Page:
The European Union has decided to bring into effect new rules governing the security of the region's digital infrastructure. Under the new rules, which were provisionally agreed by MPs, transport, energy and other key sectors of industry and commerce will have to ensure that they have sufficient cyber security controls in place.
What this effectively means is that the digital infrastructure that major players in key sectors use to deliver essential services, such as traffic control or electricity grid management, is resilient enough to withstand online attacks.
However, these new rules are not restricted to key industry sectors but also apply to major digital marketplaces like eBay or Amazon, Furthermore, the rules could apply to search engines, and cloud service providers as they to will be required to ensure that their infrastructure is secure, and to report major incidents. However, smaller digital companies will be exempt from these requirements.
This is a step in the right direction when it comes to unifying IT governance and security across the EU, however it does appear to be contradictory to the individual aims of some member states governments. The UK in particular has been working strenuously to introduce the so called 'snoopers charter,' which will allow law enforcement and government agency access to all sorts of digital communications. However for this to work requires that there are backdoors into applications, systems and above all ways for government agencies to defeat encryption.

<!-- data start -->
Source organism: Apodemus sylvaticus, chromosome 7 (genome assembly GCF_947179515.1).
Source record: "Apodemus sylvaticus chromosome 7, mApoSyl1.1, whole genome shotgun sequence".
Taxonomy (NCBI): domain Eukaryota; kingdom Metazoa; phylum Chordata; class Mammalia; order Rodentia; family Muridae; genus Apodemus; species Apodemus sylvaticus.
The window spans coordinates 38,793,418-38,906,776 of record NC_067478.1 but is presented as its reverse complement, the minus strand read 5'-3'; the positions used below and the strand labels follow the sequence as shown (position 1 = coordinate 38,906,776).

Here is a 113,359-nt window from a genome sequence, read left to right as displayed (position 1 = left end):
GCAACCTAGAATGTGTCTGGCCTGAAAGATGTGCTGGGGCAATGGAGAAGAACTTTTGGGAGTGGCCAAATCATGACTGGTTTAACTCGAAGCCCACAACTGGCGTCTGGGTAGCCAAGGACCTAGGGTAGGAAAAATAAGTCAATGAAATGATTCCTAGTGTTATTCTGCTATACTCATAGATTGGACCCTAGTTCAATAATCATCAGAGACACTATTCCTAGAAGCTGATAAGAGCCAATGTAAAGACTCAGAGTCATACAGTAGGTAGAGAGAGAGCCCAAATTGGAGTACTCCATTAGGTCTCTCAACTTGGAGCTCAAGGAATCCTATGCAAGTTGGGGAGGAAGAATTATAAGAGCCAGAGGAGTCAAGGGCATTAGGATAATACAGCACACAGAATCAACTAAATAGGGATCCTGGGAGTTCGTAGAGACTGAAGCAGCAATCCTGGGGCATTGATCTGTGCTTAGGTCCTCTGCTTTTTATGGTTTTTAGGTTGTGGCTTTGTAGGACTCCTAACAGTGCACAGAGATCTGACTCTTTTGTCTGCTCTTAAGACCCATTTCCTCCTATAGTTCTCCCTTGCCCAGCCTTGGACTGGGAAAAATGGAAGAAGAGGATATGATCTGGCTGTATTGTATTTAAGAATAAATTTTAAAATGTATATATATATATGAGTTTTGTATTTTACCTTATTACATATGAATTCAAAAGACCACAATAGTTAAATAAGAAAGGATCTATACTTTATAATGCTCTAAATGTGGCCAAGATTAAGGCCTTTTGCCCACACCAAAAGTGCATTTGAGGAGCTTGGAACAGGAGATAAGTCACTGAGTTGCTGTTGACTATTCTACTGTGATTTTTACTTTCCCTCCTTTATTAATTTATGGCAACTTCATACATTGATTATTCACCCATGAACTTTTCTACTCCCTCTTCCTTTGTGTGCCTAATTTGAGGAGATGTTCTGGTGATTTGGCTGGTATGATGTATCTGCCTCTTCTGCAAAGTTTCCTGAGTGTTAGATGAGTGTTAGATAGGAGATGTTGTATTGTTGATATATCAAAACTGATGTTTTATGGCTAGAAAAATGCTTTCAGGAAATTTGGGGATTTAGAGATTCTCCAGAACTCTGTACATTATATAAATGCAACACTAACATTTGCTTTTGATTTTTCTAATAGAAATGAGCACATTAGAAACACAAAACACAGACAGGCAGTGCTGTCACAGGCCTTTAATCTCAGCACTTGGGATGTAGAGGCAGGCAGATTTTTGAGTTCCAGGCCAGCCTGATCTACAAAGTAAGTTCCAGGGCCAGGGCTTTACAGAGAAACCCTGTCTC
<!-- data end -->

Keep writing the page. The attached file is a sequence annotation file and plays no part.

Encryption is of course the prime method to ensure privacy and confidentiality of data and information and importantly to ensure that passwords and user credentials that may – in an increasingly mobile world – pass over the airwaves, and therefore be susceptible to WiFi eavesdropping.
The concern here is that the EU's new cyber rules may already be neutered by individual states' determination to deny privacy by weakening encryption available to citizens, whilst introducing backdoors that will almost certainly become an access point for cyber criminals.
Therefore, introducing new cyber security legislation aimed at enforcing big businesses to be responsible for their security infrastructure may prove to be mere rhetoric.
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